Blake Meyers Runs the Boston Marathon in St. Louis

Like many other events and gatherings, the Boston Marathon was postponed amidst the COVID-19 pandemic. Among the qualifying marathon runners was Danforth Center Principal Investigator Blake Meyers. Blake had been training for months, preparing to run the 26.2 miles through Boston with thousands of other runners alongside him. When the marathon was postponed, Blake decided to spend the day of the Boston Marathon doing his own run through St. Louis, stopping at the Danforth Center and St. Louis landmarks along the way. 

First Stop: The Danforth Center

Starting from his home in Clayton, Blake ran a loop out through Ladue, stopping at the Danforth Center. The Center is a high spot in St. Louis County, so the elevation increase gave him some hills. “Warson Road was a nice substitute for ‘Heartbreak Hill’ in the Boston Marathon, although it came earlier in my run than the real one,” said Blake. With 8.5 miles down, it was time for Blake to head back home to refill his water supply.

Blake Meyers at the Danforth Center near the beginning of his run.

Into the City

On the second loop, Blake ran from Clayton to Lindell Boulevard. He went through the Central West End and St. Louis University, stopping to get some photos of iconic landmarks along the way. Then he headed downtown to the Arch, running around the arch grounds before heading back to Market Street. He ran past Busch Stadium and Union Station, back past SLU and the Central West End, and then through Forest Park.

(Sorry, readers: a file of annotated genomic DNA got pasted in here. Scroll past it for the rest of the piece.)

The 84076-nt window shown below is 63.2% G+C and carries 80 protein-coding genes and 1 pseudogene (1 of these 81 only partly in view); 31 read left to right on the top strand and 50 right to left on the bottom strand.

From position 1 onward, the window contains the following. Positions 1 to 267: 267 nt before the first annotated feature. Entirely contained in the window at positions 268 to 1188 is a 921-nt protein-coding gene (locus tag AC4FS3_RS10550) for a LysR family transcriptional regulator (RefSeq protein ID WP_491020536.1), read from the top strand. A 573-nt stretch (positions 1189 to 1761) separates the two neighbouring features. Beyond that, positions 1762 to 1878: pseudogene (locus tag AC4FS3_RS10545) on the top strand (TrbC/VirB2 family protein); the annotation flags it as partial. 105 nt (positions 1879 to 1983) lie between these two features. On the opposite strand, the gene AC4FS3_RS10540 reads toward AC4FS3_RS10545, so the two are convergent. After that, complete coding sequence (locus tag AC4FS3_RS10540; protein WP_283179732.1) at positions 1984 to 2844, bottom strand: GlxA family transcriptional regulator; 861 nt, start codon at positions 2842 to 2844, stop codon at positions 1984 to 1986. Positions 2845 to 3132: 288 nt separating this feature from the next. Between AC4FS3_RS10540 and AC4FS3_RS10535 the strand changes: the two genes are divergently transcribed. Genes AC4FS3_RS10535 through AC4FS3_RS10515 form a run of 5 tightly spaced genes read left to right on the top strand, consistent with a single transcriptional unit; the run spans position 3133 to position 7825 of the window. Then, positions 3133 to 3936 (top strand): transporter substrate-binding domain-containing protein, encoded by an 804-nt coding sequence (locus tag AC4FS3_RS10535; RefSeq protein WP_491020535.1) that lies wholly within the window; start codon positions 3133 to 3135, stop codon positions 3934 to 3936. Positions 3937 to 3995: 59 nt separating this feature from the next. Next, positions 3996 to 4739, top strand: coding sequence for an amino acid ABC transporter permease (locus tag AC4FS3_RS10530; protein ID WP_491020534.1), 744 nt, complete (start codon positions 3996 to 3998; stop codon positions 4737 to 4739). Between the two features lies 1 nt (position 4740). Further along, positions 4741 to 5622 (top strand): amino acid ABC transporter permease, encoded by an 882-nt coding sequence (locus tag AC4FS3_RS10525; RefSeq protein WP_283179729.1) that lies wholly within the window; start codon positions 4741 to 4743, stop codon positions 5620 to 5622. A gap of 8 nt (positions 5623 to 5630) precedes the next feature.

Blake stopped to snap a photo at Busch Stadium.

To the Amoco Sign

Finally, Blake made sure to run past the big Amoco sign as homage to the large Citgo sign that runners pass in the final few miles of the Boston Marathon. From there he ran through the Washington University campus before heading home. 

The Amoco Sign in St. Louis, Missouri.

At the tail end of his run, Blake ran through the Washington University campus before heading home.

In total, Blake ran 29 miles, at an 8:08 min/mile pace, excluding the time he took for photos and a quick break at home between his two major loops. “The weather was perfect, and I only saw a few people on the whole route. And I got to take some nice photos of a few iconic St. Louis places along the way,” said Blake.

Over the last nine months, Blake has qualified for Boston four times. His most recent qualifier was in the Atlanta marathon on March 1st, the last organized race that he ran before the COVID-19 pandemic. As a result, he has qualified for the 2021 Boston Marathon, so he hopes he’ll still get to Boston, if anyone does. 

Whether it is moving research forward or finding positive ways to come together as a community, we are proud of the way our Danforth Center team members are adapting to these unusual circumstances. Click here to learn how our Education Research Lab is adapting their research to respond to the COVID-19 pandemic.